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How King Arthur went to the tournament with his knights,
and how the lady received him worshipfully, and how
the knights encountered.

AND then there came with King Arthur Sir Gawaine, Agravaine,
Gaheris, his brethren.  And then his nephews Sir Uwaine le
Blanchemains, and Sir Aglovale, Sir Tor, Sir Percivale de Galis,
and Sir Lamorak de Galis.  Then came Sir Launcelot du Lake with
his brethren, nephews, and cousins, as Sir Lionel, Sir Ector de
Maris, Sir Bors de Ganis, and Sir Galihodin, Sir Galihud, and
many more of Sir Launcelot's blood, and Sir Dinadan, Sir La Cote
Male Taile, his brother, a good knight, and Sir Sagramore, a good
knight; and all the most part of the Round Table.  Also there
came with King Arthur these knights, the King of Ireland, King
Agwisance, and the King of Scotland, King Carados and King Uriens
of the land of Gore, and King Bagdemagus and his son Sir
Meliaganus, and Sir Galahault the noble prince.  All these kings,
princes, and earls, barons, and other noble knights, as Sir
Brandiles, Sir Uwaine les Avoutres, and Sir Kay, Sir Bedivere,
Sir Meliot <260>de Logres, Sir Petipase of Winchelsea, Sir
Godelake: all these came with King Arthur, and more that cannot
be rehearsed.

Now leave we of these kings and knights, and let us speak of the
great array that was made within the castle and about the castle
for both parties.  The Lady Dame Lionesse ordained great array
upon her part for her noble knights, for all manner of lodging
and victual that came by land and by water, that there lacked
nothing for her party, nor for the other, but there was plenty to
be had for gold and silver for King Arthur and his knights.  And
then there came the harbingers from King Arthur for to harbour
him, and his kings, dukes, earls, barons, and knights.  And then
Sir Gareth prayed Dame Lionesse and the Red Knight of the Red
Launds, and Sir Persant and his brother, and Sir Gringamore, that
in no wise there should none of them tell not his name, and make
no more of him than of the least knight that there was, For, he
said, I will not be known of neither more nor less, neither at
the beginning neither at the ending.  Then Dame Lionesse said
unto Sir Gareth: Sir, I will lend you a ring, but I would pray
you as you love me heartily let me have it again when the
tournament is done, for that ring increaseth my beauty much more
than it is of himself.  And the virtue of my ring is that, that
is green it will turn to red, and that is red it will turn in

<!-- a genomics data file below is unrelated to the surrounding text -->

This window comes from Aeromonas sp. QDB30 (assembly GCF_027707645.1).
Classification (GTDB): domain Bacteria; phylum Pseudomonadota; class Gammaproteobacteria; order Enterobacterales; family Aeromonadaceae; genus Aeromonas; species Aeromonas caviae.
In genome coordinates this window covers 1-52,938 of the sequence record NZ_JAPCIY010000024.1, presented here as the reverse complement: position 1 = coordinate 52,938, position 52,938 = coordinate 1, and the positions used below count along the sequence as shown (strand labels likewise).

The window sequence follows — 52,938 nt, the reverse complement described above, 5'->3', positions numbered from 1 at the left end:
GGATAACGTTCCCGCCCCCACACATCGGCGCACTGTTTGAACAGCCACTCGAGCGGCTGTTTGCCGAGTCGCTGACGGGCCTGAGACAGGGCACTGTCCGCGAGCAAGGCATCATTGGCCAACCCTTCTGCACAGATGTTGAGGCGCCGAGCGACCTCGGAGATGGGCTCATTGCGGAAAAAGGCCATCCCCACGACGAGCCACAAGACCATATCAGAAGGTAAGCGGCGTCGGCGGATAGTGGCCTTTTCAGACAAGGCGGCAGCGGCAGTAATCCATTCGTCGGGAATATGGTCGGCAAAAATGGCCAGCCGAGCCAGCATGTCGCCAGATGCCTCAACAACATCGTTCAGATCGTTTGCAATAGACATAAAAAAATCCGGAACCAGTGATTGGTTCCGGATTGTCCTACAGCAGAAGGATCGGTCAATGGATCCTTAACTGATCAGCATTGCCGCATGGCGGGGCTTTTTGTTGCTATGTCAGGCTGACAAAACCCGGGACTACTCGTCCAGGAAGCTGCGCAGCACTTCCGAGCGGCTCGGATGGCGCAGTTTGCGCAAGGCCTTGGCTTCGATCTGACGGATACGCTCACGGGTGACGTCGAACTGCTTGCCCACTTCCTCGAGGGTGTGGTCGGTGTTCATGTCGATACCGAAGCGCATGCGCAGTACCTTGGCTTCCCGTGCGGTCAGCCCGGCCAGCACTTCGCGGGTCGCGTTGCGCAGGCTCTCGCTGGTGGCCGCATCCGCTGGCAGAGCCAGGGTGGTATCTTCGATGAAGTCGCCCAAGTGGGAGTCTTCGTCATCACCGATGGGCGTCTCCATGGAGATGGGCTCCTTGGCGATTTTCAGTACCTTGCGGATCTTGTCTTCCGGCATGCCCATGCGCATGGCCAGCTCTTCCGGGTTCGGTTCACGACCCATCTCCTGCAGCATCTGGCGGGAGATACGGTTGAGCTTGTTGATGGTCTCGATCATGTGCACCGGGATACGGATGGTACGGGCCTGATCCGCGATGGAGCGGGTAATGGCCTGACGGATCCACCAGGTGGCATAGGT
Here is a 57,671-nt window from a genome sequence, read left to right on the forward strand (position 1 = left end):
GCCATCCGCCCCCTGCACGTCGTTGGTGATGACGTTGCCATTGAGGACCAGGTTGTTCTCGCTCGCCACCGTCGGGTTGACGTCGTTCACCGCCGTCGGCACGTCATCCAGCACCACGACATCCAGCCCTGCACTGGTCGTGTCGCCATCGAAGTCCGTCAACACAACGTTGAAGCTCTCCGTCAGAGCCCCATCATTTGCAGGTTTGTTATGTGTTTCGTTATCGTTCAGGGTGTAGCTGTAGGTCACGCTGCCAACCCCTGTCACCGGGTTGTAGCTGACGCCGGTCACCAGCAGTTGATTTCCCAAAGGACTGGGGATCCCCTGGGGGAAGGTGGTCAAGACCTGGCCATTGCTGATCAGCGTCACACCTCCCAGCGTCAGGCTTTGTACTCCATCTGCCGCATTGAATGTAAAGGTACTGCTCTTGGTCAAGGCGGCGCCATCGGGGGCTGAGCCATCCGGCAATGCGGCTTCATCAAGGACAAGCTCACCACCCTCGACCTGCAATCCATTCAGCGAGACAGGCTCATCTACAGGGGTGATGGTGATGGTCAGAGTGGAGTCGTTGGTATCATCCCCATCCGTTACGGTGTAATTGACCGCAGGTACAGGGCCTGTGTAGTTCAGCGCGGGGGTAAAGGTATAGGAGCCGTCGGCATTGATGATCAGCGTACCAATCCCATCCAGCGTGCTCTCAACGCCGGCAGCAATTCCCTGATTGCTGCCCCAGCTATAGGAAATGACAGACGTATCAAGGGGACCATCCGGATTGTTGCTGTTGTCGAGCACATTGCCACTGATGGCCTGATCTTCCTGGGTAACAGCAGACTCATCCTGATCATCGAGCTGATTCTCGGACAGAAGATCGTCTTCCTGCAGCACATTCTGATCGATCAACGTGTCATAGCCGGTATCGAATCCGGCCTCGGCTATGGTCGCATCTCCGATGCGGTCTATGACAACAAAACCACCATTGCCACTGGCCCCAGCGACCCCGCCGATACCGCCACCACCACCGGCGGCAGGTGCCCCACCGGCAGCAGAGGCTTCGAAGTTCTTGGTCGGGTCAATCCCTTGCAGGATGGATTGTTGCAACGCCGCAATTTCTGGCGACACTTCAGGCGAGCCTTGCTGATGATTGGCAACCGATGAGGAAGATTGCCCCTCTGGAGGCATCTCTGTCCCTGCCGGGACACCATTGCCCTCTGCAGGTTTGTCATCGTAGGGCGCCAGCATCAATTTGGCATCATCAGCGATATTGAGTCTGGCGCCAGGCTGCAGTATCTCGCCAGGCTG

likeness to green, and that is blue it will turn to likeness of
white, and that is white it will turn in likeness to blue, and so
it will do of all manner of colours.  Also who that beareth my
ring shall lose no blood, and for great love I will give you this
ring.  Gramercy, said Sir Gareth, mine own lady, for this ring is
passing meet for me, for it will turn all manner of likeness that
I am in, and that shall cause me that I shall not be known.  Then
Sir Gringamore gave Sir Gareth a bay courser that was a passing
good horse; also he gave him good armour and sure, and a noble
sword that sometime Sir Gringamore's father won upon an heathen
tyrant.  And so thus every knight made him ready to that
tournament.  And King Arthur was come two days to-fore the
<261>Assumption of our Lady.  And there was all manner of royalty
of all minstrelsy that might be found.  Also there came Queen
Guenever and the Queen of Orkney, Sir Gareth's mother.

And upon the Assumption Day, when mass and matins were done,
there were heralds with trumpets commanded to blow to the field. 
And so there came out Sir Epinogrus, the king's son of
Northumberland, from the castle, and there encountered with him
Sir Sagramore le Desirous, and either of them brake their spears
to their hands.  And then came in Sir Palamides out of the
castle, and there encountered with him Gawaine, and either of
them smote other so hard that both the good knights and their
horses fell to the earth.  And then knights of either party
rescued their knights.  And then came in Sir Safere and Sir
Segwarides, brethren to Sir Palamides; and there encountered Sir
Agravaine with Sir Safere and Sir Gaheris encountered with Sir
Segwarides.  So Sir Safere smote down Agravaine, Sir Gawaine's
brother; and Sir Segwarides, Sir Safere's brother.  And Sir
Malegrine, a knight of the castle, encountered with Sir Uwaine le
Blanchemains, and there Sir Uwaine gave Sir Malegrine a fall,
that he had almost broke his neck.